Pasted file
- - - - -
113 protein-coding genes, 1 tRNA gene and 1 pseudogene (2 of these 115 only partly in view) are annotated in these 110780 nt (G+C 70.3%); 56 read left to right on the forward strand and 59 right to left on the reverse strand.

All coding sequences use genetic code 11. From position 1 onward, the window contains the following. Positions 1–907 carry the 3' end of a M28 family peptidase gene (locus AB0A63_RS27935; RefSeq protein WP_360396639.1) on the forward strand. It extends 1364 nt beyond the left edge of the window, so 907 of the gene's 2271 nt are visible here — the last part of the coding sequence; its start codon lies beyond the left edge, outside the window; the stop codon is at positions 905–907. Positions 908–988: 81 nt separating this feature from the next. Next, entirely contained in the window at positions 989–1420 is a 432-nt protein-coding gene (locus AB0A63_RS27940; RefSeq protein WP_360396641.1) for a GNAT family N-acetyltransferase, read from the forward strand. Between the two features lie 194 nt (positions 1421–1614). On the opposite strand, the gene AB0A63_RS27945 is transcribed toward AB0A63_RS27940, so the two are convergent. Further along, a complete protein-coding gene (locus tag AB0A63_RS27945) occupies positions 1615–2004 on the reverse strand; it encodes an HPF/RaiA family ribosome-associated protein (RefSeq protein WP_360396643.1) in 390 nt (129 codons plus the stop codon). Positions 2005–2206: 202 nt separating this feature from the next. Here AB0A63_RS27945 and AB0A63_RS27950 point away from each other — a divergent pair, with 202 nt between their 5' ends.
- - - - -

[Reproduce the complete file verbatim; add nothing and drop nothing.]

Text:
113 protein-coding genes, 1 tRNA gene and 1 pseudogene (2 of these 115 only partly in view) are annotated in these 110780 nt (G+C 70.3%); 56 read left to right on the forward strand and 59 right to left on the reverse strand.

All coding sequences use genetic code 11. From position 1 onward, the window contains the following. Positions 1–907 carry the 3' end of a M28 family peptidase gene (locus AB0A63_RS27935; RefSeq protein WP_360396639.1) on the forward strand. It extends 1364 nt beyond the left edge of the window, so 907 of the gene's 2271 nt are visible here — the last part of the coding sequence; its start codon lies beyond the left edge, outside the window; the stop codon is at positions 905–907. Positions 908–988: 81 nt separating this feature from the next. Next, entirely contained in the window at positions 989–1420 is a 432-nt protein-coding gene (locus AB0A63_RS27940; RefSeq protein WP_360396641.1) for a GNAT family N-acetyltransferase, read from the forward strand. Between the two features lie 194 nt (positions 1421–1614). On the opposite strand, the gene AB0A63_RS27945 is transcribed toward AB0A63_RS27940, so the two are convergent. Further along, a complete protein-coding gene (locus tag AB0A63_RS27945) occupies positions 1615–2004 on the reverse strand; it encodes an HPF/RaiA family ribosome-associated protein (RefSeq protein WP_360396643.1) in 390 nt (129 codons plus the stop codon). Positions 2005–2206: 202 nt separating this feature from the next. Here AB0A63_RS27945 and AB0A63_RS27950 point away from each other — a divergent pair, with 202 nt between their 5' ends.